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B Corp Champions Retreat

November 19, 2015 by Posted in: B-Corporation

Annually, the B Corp community comes together for a global gathering called the B Corp Champions Retreat. I attended the 2015 Retreat on behalf of Amavida Coffee and now it is my pleasure to share the experience with you.

The B Corp Champions Retreat began in Portland, Oregon on October 13th. From there we were bussed to Stevenson, Washington. This bus ride was an incredible first impression of what was to come!

Out of four buses headed to three hotels, I was on the bus destined for the Best Western on the Colombia River, riding with sixteen fellow members of the B Corp Community. The first sixteen people I encountered worked in completely different industries and represented at least seven countries (B Lab Australia, B Lab UK, and System B: Brazil, Argentina, and Chile, to name a few).

Forty-five minutes and a few friends later, we arrived to the hotel with just enough time to rest and freshen up before heading to the Welcoming Ceremony where we would join the entire assembly of Bs at the Skamania Lodge. The collective 400 attendees were representing 260 different B Corps from 14 countries and 27 states.

There, we were greeted by gorgeous mountain views and B Lab co-founders Jay Coen Gilbert, Bart Houlahan, and Andrew Kassoy. The three kicked off the 7th Annual B Corp Champions Retreat with an expression of gratitude and excitement for the good work performed through B Corp companies. Then, they reminded us why we were all there…

We were there to “make connections, to share practices, to address challenges, to discover solutions, and to begin building bridges to a new economy.”

The next days were full of learning about goals of the collective B Corp community.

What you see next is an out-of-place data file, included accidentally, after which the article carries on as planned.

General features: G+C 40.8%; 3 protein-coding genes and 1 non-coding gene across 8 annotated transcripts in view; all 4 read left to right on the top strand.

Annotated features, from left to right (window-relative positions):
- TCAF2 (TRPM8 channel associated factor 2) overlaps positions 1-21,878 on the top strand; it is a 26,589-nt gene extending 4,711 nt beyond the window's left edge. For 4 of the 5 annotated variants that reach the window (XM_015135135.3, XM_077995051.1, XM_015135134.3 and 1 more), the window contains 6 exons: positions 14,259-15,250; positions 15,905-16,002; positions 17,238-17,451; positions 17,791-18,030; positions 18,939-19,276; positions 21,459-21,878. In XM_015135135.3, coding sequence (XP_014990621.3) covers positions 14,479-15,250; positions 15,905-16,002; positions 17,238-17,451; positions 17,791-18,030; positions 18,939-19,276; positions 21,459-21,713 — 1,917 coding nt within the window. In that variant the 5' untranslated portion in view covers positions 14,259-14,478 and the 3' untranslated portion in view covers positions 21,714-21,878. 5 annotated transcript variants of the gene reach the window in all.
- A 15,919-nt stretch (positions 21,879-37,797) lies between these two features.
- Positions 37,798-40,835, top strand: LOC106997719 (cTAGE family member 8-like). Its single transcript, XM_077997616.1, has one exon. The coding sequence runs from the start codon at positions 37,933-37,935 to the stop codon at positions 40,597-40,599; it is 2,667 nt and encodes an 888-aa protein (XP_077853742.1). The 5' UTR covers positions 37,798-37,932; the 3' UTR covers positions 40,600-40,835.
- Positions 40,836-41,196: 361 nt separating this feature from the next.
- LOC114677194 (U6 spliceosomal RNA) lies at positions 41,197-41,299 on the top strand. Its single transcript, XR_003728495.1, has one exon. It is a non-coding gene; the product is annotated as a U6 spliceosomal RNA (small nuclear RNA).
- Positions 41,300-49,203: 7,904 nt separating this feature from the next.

“One day all companies will measure and manage their impact with the same rigor as they do their profits. And compete to be the best for the world.”

What does it mean to be the best for the world? It means we need to strive to be the top 10% of businesses with the highest scores on the B Corp Impact Assessment, proving to have met the highest standards of accountability, transparency, and purpose. These companies are considered the Best for the World. They are not just meeting performance standards, but setting them.

Ultimately, B Corps seek to create inclusive, quality jobs so that employees may have a positive impact in their communities and serve as stewards of the environment. Two paths were discussed which lead to the desired destination, “where society enjoys a shared and durable prosperity.”

Whether a company has been driven by purpose since day one or would like to begin working to create positive outcomes through their operations today, mission alignment is the way. Working to earn a B Corp Certification and/or going a step further and adopting Benefit Corporation status in articles of incorporation knits the values of the company into the legal DNA, gives protection and permission to consider non-financial stakeholders, and ensures the mission can survive over time. Mission alignment is not new, but the option of a legal commitment is.